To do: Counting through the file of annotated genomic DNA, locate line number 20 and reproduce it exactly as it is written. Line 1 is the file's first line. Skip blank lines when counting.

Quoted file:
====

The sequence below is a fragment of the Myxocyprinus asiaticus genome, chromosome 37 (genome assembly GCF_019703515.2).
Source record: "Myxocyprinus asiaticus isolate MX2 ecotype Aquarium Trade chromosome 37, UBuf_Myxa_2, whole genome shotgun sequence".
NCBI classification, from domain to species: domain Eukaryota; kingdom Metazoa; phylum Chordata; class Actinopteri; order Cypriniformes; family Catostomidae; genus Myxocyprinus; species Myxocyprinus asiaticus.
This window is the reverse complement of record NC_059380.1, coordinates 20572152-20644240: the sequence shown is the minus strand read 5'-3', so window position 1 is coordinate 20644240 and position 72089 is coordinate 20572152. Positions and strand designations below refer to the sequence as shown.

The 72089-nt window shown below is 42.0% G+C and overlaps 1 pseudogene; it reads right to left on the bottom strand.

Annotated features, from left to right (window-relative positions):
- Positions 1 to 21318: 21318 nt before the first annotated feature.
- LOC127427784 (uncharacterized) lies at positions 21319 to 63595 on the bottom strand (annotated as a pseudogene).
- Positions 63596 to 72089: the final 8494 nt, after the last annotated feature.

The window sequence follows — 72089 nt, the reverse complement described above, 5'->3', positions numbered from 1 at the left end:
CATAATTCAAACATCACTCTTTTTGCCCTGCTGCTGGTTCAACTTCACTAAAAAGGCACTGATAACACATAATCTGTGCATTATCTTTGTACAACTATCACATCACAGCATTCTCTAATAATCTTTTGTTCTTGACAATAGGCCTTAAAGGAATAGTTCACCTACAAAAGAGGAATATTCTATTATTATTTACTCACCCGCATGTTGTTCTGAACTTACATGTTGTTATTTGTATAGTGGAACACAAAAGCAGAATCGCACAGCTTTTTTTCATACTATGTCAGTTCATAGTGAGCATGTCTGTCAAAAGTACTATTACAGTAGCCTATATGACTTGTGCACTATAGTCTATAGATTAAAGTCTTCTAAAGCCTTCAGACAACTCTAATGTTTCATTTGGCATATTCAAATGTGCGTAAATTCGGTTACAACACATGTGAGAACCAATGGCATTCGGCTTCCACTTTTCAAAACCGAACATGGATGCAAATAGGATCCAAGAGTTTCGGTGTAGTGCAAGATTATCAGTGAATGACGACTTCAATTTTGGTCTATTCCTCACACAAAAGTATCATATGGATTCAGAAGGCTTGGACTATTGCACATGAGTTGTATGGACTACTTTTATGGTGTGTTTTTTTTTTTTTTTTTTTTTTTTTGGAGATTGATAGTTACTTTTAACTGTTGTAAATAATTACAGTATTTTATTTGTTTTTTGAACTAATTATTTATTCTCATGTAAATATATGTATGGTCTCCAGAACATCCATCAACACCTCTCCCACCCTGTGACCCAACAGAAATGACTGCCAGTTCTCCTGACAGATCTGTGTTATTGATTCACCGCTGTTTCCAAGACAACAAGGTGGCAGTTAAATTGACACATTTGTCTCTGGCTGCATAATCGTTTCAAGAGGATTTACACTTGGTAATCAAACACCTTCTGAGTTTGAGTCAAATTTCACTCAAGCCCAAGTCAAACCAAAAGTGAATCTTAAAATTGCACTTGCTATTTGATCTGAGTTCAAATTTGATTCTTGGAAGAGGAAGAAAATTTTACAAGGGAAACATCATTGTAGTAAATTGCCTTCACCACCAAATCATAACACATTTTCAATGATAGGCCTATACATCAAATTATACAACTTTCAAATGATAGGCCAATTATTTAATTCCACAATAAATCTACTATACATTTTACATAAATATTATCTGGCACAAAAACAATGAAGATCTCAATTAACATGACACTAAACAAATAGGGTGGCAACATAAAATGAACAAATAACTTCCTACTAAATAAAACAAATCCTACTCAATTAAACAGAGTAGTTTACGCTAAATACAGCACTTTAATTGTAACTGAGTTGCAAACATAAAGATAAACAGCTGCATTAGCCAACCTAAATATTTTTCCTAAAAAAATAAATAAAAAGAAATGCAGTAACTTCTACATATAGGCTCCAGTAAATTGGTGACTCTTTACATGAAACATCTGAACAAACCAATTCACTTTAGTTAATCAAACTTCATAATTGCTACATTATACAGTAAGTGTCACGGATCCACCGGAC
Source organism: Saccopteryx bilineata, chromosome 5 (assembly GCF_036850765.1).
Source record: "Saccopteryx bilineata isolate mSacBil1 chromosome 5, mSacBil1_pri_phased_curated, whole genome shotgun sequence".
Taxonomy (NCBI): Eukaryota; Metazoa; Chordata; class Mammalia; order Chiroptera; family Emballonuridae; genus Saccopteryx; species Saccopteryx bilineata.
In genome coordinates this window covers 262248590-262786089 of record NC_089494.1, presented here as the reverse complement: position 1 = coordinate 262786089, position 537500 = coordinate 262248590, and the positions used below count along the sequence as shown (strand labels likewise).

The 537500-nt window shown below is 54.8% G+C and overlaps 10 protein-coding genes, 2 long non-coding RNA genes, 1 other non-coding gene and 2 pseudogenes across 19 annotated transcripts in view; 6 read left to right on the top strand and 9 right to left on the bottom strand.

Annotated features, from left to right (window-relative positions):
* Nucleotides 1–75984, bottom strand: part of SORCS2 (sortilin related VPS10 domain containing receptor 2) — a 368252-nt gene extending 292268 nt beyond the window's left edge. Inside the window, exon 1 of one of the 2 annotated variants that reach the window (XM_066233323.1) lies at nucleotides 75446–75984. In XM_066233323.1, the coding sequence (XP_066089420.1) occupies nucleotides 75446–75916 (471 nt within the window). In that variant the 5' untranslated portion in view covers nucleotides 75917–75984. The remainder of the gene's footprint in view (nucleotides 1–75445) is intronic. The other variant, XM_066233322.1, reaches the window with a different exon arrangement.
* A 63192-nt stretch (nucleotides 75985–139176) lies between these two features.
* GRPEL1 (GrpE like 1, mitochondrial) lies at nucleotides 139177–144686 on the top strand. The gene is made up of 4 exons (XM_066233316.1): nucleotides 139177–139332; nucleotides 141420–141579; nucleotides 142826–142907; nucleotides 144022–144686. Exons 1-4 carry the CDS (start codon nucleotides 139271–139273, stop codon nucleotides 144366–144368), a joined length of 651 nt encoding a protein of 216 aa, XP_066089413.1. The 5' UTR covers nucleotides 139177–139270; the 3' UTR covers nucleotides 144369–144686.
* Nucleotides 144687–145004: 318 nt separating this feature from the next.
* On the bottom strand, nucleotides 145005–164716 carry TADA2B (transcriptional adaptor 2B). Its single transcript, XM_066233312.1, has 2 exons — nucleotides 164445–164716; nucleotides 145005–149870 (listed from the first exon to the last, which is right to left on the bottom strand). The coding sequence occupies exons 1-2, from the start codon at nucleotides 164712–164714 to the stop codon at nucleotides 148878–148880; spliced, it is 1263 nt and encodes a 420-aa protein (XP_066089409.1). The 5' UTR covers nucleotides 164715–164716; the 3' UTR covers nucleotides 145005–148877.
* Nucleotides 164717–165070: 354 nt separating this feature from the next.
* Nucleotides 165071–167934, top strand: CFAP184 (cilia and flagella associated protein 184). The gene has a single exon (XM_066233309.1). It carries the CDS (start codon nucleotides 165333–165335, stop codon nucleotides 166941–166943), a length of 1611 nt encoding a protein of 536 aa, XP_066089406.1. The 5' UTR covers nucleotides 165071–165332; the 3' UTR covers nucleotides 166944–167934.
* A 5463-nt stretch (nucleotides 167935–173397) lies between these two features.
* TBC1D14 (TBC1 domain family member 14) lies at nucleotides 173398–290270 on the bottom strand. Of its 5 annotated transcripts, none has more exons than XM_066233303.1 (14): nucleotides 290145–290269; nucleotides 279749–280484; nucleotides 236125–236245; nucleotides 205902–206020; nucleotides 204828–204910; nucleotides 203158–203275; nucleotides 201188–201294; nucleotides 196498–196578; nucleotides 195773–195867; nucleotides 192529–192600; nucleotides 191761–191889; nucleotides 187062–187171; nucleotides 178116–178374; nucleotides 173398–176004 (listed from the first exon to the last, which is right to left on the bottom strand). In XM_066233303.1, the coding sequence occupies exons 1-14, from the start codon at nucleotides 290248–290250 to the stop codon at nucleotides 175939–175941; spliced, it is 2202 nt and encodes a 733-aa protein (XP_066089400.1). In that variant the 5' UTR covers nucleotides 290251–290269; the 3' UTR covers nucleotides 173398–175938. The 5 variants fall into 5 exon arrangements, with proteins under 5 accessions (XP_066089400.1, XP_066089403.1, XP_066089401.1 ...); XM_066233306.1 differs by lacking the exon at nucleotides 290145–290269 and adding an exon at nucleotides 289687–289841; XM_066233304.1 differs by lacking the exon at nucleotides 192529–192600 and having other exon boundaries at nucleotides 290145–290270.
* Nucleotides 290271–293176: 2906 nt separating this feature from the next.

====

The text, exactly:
* GRPEL1 (GrpE like 1, mitochondrial) lies at nucleotides 139177–144686 on the top strand. The gene is made up of 4 exons (XM_066233316.1): nucleotides 139177–139332; nucleotides 141420–141579; nucleotides 142826–142907; nucleotides 144022–144686. Exons 1-4 carry the CDS (start codon nucleotides 139271–139273, stop codon nucleotides 144366–144368), a joined length of 651 nt encoding a protein of 216 aa, XP_066089413.1. The 5' UTR covers nucleotides 139177–139270; the 3' UTR covers nucleotides 144369–144686.